Commentary    Down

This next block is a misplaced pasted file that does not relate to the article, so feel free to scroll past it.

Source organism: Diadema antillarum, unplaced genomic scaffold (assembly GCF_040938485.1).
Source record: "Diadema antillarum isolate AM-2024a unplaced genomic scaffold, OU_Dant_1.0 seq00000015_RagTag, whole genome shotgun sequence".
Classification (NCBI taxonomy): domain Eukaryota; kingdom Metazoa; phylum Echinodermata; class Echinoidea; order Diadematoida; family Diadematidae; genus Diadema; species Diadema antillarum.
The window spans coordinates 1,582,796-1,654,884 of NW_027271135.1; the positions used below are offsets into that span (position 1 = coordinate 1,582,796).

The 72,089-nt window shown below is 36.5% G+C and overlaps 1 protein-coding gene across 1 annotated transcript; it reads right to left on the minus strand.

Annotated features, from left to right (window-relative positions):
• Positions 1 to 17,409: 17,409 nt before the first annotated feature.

A full grasp of the epidemiological factors promoting transmission is necessary for responding to highly infectious diseases, which involves their control and prevention [1]. The case fatality ratio (CFR; 24-88%) of the epidemic-prone disease Marburg Virus Disease (MVD) is high and due to the similarity of the clinical signs, it can be challenging to identify the early stages of MVD from many other tropical hemorrhagic fever disorders [2]. On February 13th, 2023, the first-ever MVD outbreak in Equatorial Guinea was confirmed [3]. Initial tests conducted after at least nine people died in the western Kie Ntem Province of the nation tested positive for viral hemorrhagic fever caused by the Marburg virus (MARV) [3]. It has been determined that the African fruit bat (Rousettus aegyptiacus) is the reservoir host for the Marburg virus; a genetically unique zoonotic disease [4]. Humans can become infected with the Marburg virus, and following the discovery of an unidentified hemorrhagic fever last week in its Kie-Ntem district in Equatorial Guinea, more than 200 individuals were isolated and limited travel [5]. Neighboring Cameroon has imposed travel restrictions along its border because on Tuesday 14th February, two suspected cases of MVD were reported in Olamze [6], a Cameroonian commune on the border with Equatorial Guinea; all part of the South Eastern Equatorial rain forest [7,8]. It´s worth noting that, villages of the Kie-Ntem district in Equatorial Guinea are neighboring three health districts of the South region of Cameroon namely, Ambam, Kye-Ossi, and Olamze. This is a stark reminder of the PADRE merits of implementing context-specific National action plans for Health Security (NAPHS) in the Central African region [9].